The following research group descriptions are archived because they are no longer offered, the faculty member is on sabbatical, or the group is taking a break. Please contact the faculty member or an advisor to learn more about these groups.
- Data Then and Now Speaker Series & Reading Group
- Reading Group: Queer Theory and HCI
- Developing UX maturity in the corporate world
- Reading Group: Science and Technology Studies and Disability Studies
- Exploratory Methods: Digital Ethnographies of Data Science
- Comics Made By You: Visually Communicating the Sociotechnical
Data Then and Now Speaker Series & Reading Group
Co-Directed by HCDE Prof. David Ribes, iSchool Prof. Megan Finn, and eScience Dr. Anissa Tanweer
Join us for a 10-week winter speaker series / reading group about the histories, presents and futures of data. The seminar will revolve around a bi-weekly speaker series called 'Data Then and Now' that is co-sponsored by eScience, Information School, and HCDE. Speakers from a number of different disciplines will talk about histories of data, data technologies & practices in order to draw out the antecedents and continuities in this data-centric moment. DRG participants will read papers by our visiting scholars, situate their contributions in the academic literature, and prepare and publish public digests describing the speaker’s work and their talk. We will meet Wednesdays from 4-5p, and the DRG can be taken by PhD students of any background for 1 or 2 credits.
If you wish to participate in the seminar, please send an email to email@example.com, firstname.lastname@example.org, and email@example.com with a few sentences explaining what you hope to get out of the seminar. If we have an overwhelming response, preference will be given to students participating in the STSS program.
Reading Group: Queer Theory and HCI
Co-directed by Associate Professor David Ribes and PhD student Calvin Liang
In this reading group, we will attempt to address the questions “What can HCI learn from Queer Theory?” and “What can Queer Theory learn from HCI?”
Queer is not a new term, nor a singular one. It has had competing, often controversial, meanings across its history. One part of this DRG will focus on understanding this heterogenous history. Seminal statements about the role of queer theory for HCI have been published such as Queer(ing) HCI: Moving Forward in Theory and Practice. We will engage these literatures. But no one has addressed the reverse question: what can HCI teach queer theory? We will return to this question throughout the DRG — though we certainly don’t (yet) have answers. The focus of this DRG, then, is both theoretical, and seeking to inform design.
The first weeks will be focused on reading the foundational literatures on: queer theory, queer HCI, classification & data, and queer history. The final weeks’ readings will be decided collectively by the class, as we gain traction on the topic.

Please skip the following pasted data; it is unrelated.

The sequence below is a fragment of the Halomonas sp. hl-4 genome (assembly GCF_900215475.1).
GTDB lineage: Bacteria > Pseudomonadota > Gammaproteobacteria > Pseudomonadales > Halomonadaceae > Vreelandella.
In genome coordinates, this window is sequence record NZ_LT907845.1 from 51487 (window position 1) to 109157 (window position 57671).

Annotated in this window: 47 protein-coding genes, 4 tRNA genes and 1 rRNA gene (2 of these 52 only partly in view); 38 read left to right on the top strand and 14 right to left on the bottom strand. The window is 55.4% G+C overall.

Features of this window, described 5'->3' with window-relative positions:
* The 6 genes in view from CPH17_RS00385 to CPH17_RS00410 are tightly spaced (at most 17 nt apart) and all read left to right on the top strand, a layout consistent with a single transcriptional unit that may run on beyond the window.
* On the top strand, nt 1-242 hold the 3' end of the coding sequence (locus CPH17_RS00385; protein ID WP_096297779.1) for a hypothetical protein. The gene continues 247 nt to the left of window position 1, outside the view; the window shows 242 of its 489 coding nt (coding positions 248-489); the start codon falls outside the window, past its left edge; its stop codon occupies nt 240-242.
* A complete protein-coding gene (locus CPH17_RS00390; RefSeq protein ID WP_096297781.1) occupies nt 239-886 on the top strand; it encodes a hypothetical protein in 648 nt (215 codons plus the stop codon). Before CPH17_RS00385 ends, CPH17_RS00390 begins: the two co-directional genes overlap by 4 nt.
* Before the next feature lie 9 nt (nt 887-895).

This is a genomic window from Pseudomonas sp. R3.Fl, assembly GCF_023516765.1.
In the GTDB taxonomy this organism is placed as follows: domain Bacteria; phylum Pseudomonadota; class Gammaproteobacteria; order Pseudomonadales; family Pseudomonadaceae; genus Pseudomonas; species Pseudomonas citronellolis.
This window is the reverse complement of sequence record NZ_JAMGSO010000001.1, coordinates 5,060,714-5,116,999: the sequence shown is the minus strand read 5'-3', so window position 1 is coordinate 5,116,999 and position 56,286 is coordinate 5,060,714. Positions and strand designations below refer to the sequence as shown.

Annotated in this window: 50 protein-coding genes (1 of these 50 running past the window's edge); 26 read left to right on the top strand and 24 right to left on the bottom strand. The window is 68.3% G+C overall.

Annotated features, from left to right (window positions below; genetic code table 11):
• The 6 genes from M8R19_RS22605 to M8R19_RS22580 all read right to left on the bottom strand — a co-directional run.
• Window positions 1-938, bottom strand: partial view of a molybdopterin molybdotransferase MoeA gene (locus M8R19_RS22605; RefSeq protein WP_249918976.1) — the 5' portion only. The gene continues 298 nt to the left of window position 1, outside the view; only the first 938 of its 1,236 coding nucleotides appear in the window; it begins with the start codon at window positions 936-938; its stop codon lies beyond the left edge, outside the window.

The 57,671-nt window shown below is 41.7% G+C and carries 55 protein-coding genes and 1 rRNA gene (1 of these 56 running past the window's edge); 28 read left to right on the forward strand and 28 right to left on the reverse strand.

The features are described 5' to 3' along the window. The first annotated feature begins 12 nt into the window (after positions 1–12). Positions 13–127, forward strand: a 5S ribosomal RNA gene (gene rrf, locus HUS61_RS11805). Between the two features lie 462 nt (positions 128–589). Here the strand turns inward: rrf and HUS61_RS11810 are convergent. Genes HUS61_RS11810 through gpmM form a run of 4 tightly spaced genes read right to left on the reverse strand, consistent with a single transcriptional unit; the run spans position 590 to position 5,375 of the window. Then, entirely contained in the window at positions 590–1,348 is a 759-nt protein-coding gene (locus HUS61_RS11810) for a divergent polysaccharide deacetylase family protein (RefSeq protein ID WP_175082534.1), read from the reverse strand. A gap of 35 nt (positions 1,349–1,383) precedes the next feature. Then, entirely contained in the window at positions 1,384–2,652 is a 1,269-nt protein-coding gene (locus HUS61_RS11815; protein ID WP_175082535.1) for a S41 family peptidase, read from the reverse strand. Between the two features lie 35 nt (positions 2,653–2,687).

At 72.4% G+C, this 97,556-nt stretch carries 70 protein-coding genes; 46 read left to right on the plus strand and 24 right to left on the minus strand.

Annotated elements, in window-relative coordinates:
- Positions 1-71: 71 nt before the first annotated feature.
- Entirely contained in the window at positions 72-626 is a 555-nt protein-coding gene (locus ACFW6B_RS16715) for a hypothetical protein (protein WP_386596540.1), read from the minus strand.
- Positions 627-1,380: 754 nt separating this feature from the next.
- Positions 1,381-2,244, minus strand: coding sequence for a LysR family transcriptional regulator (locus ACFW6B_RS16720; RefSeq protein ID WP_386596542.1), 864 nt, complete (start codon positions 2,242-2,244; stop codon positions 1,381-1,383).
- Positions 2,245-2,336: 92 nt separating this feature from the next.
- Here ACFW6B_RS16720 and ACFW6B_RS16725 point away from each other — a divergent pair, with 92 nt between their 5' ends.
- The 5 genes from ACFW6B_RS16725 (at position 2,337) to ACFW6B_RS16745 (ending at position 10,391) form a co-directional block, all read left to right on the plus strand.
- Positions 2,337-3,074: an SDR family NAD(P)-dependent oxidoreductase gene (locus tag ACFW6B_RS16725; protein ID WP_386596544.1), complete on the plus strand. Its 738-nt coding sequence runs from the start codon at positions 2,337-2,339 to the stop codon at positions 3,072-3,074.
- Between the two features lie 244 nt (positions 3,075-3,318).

We are looking for a small group of undergraduates, graduate students, and/or faculty to join our reading group. Some knowledge or experience with HCI and/or Queer Theory is recommended, though not required. Students will be expected to complete weekly readings, lead one session, and be prepared to engage in discussions about the readings.
This DRG is for students who are interested in how academic research and real-world business do (and don’t) mix.
UX consulting is a booming business. However, the lack of systematic research on how technology companies learn to adopt UX practices can leave corporate stakeholders skeptical of whether investing in UX is worth it. This DRG provides students with a unique opportunity to work directly with a real-world software company, while also helping to build a body of scientific research on how UX maturity develops in corporate settings.
As a member of the HCDE Corporate Affiliates Program, nFocus Solutions has offered to serve as a research partner for this DRG, focused on understanding how a medium-sized technology company with a legacy enterprise system works to advance itself through the stages of UX maturity. nFocus Solutions is a SaaS (software-as-a-service) provider of datamanagement, outcome measurement and performance management software to the public sector. They serve a wide range of clients across the public sector, ranging from single nonprofits serving 30 children a day, to entire communities working to improve high school graduation rates, to first responders performing search and rescue missions, to the United States Army.
The quarter will culminate in a presentation to nFocus Solutions.
This DRG will meet from 4 -5:30 p.m. on Thursdays in Fall 2018 (2 credits) and will be led by David McDonald (HCDE), David Ribes (HCDE), and Emily S Lin (nFocus Solutions).
Students will begin the quarter getting oriented to relevant research literature, as well learning about nFocus Solutions and their clients. Over the course of the quarter, students will identify a research contribution they’d like to make (e.g., developing a survey instrument, testing a feedback mechanism), then do field work with nFocus employees to refine their methodology. The final deliverable will be a presentation to nFocus stakeholders.